C ustomers want low-voltage systems that run the gamut from building controls and occupancy sensors to internet of things (IoT) wireless technology and mobile apps that manage whole buildings or homes.
For some electrical contractors, these automation and sensordriven systems serve as an added value that can enhance the core electrical installation business. The potential is there for recurring revenue and a foot in the door for other mainstream projects.
Contractors today will find opportunities in a growing number of systems, such as controls, automation, fire alarms and notification, humidity, light and occupancy sensors and timers. Increasingly, mobile apps accompany and manage these systems.
There is an expanding pool of technology installers, such as the sensor companies themselves and subcontractors that focus on the automation systems. The advantage for the EC is the company’s presence on-site at the start of a construction or renovation project, and that means an EC can sell itself as a single source for electrical and controls installations, which removes one more headache from general contractors or building owners.
The choices that decision-makers face are growing in complexity, including choosing how to integrate with current systems and figuring out how to pay the high cost of set up and implementation, according to the Canada’s Continental Automated Buildings Association (CABA), an Ottawa-based organization that promotes advanced technologies in homes and buildings.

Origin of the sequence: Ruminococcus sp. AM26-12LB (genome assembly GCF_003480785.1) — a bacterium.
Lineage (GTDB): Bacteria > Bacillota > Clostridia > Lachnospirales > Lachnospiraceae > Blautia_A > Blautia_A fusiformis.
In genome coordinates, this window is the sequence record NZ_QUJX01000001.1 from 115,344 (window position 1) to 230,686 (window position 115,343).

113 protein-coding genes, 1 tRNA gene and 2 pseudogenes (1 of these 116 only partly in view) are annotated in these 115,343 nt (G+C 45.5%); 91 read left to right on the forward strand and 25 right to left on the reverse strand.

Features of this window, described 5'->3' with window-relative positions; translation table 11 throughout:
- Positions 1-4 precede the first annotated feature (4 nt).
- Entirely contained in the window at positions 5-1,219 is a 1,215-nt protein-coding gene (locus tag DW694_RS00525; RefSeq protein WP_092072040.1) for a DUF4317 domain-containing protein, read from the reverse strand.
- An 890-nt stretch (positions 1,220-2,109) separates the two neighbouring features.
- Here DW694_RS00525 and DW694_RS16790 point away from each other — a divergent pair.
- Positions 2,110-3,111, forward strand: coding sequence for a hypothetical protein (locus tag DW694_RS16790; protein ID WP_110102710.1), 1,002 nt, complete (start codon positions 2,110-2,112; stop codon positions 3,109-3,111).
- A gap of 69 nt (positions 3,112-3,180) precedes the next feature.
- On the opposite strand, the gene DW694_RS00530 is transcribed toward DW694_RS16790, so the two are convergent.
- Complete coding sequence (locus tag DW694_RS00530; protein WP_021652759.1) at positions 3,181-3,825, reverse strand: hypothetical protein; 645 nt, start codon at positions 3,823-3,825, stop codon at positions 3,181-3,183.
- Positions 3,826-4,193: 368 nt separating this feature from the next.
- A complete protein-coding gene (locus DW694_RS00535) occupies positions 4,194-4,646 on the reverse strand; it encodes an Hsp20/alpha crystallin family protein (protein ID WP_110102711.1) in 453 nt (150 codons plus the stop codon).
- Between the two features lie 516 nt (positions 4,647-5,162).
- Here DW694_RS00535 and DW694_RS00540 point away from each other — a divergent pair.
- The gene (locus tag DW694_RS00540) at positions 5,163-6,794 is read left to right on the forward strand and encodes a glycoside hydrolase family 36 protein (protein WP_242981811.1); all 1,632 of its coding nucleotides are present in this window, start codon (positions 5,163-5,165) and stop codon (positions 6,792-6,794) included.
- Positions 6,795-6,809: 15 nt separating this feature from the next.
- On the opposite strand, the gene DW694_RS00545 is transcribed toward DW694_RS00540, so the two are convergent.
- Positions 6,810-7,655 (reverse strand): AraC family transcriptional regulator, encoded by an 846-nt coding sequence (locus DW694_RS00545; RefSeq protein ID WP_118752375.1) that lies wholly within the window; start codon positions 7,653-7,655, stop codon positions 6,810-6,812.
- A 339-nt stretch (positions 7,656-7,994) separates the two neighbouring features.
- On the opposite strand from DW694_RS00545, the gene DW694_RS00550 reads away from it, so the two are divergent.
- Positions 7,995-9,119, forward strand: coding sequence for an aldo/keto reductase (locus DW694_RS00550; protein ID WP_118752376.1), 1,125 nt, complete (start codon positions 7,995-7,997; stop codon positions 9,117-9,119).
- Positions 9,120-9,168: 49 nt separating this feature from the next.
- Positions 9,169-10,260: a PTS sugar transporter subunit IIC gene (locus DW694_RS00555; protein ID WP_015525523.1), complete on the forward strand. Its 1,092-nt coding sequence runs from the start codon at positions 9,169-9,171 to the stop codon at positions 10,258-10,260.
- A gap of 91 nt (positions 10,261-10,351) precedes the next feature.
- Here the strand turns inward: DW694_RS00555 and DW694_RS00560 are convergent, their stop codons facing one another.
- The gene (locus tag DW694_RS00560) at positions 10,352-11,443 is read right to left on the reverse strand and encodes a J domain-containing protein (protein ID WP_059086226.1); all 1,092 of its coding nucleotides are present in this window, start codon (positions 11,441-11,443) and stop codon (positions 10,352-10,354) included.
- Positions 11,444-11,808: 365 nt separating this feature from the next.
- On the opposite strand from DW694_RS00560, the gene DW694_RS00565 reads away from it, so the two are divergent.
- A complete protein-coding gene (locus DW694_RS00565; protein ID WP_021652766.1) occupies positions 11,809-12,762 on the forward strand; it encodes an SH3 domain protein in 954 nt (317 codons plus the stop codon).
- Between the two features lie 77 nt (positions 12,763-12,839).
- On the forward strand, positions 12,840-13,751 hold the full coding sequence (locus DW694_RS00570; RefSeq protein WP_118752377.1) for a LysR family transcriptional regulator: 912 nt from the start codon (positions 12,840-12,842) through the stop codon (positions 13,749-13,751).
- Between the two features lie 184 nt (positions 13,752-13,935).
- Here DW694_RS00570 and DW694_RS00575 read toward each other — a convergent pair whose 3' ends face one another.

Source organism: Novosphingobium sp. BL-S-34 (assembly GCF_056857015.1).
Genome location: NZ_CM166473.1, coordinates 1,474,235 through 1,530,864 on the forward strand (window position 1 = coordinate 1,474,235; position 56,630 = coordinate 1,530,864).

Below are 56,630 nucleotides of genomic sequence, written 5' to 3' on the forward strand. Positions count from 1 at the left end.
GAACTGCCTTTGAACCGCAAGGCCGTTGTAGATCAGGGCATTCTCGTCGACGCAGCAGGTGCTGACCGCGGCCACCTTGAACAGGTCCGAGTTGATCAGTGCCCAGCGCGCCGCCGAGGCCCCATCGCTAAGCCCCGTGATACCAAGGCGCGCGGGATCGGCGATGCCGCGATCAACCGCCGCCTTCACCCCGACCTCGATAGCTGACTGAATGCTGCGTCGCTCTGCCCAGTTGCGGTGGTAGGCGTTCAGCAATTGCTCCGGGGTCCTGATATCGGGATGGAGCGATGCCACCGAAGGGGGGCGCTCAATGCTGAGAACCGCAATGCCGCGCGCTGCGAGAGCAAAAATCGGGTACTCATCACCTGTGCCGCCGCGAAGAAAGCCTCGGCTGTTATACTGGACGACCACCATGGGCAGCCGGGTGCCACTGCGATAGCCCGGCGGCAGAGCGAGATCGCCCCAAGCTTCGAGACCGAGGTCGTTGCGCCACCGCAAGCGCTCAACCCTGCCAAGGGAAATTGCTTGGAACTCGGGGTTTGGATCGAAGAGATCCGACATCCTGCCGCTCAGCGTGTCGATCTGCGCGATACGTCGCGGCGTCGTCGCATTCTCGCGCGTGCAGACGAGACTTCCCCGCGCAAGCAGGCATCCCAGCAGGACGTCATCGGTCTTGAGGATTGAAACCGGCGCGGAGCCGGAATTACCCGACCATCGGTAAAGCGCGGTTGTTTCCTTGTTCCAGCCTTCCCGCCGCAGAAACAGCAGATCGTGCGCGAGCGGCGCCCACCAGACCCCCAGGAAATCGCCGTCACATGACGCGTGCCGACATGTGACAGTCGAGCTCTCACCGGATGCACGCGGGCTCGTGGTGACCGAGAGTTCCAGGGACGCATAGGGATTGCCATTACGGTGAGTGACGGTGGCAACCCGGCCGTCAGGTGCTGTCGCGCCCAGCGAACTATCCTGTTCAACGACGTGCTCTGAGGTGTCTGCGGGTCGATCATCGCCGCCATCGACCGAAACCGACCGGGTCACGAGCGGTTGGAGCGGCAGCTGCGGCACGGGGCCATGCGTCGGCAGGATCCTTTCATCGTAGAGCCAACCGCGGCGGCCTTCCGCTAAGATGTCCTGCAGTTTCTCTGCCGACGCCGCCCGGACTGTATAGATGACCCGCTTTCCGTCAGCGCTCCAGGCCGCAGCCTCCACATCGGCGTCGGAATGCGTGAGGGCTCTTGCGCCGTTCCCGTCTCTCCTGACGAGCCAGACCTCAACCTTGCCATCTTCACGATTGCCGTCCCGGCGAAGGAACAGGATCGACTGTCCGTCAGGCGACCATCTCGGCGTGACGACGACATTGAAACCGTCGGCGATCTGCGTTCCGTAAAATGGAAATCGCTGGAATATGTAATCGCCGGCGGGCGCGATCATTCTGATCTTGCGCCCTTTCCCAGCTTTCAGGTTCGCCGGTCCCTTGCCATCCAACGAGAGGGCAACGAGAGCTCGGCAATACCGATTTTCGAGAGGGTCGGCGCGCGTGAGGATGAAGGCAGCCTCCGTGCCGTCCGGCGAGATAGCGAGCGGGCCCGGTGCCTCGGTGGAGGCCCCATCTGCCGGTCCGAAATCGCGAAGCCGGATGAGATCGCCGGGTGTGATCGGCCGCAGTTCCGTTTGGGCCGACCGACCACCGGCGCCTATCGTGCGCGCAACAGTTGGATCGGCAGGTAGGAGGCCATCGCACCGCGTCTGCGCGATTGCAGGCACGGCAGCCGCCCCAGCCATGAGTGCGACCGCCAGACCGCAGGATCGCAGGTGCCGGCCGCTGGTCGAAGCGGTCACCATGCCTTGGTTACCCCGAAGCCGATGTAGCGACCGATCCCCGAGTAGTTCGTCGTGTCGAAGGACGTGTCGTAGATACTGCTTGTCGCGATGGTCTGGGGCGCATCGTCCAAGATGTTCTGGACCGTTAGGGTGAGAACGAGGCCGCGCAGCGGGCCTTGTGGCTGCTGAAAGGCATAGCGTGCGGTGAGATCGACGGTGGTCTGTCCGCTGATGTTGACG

“Contractors should be aware of the builders and developers in their community that are placing integrated systems in their facilities,” said Ron Zimmer, CABA president and CEO.
Schools and institutions, government buildings, labs, smart and net-zero buildings, and sport stadiums are all adding building intelligence, he said. The strong growth stems from lower-cost sensors and devices, high-performance networks, real-time data for data management, and artificial intelligence (AI) and machine learning, Zimmer said.
Where each contractor fits in depends on their vertical market. For instance, residential work now includes entertainment systems, security cameras and app-based controls for lighting and HVAC. Similarly, office buildings must consider the sensor-based management of the lighting, HVAC and health of building equipment. Commercial and industrial buildings need wired and wireless systems for real-time awareness of the site conditions, such as temperature and heavy equipment vibrations and for predicting potential equipment failures.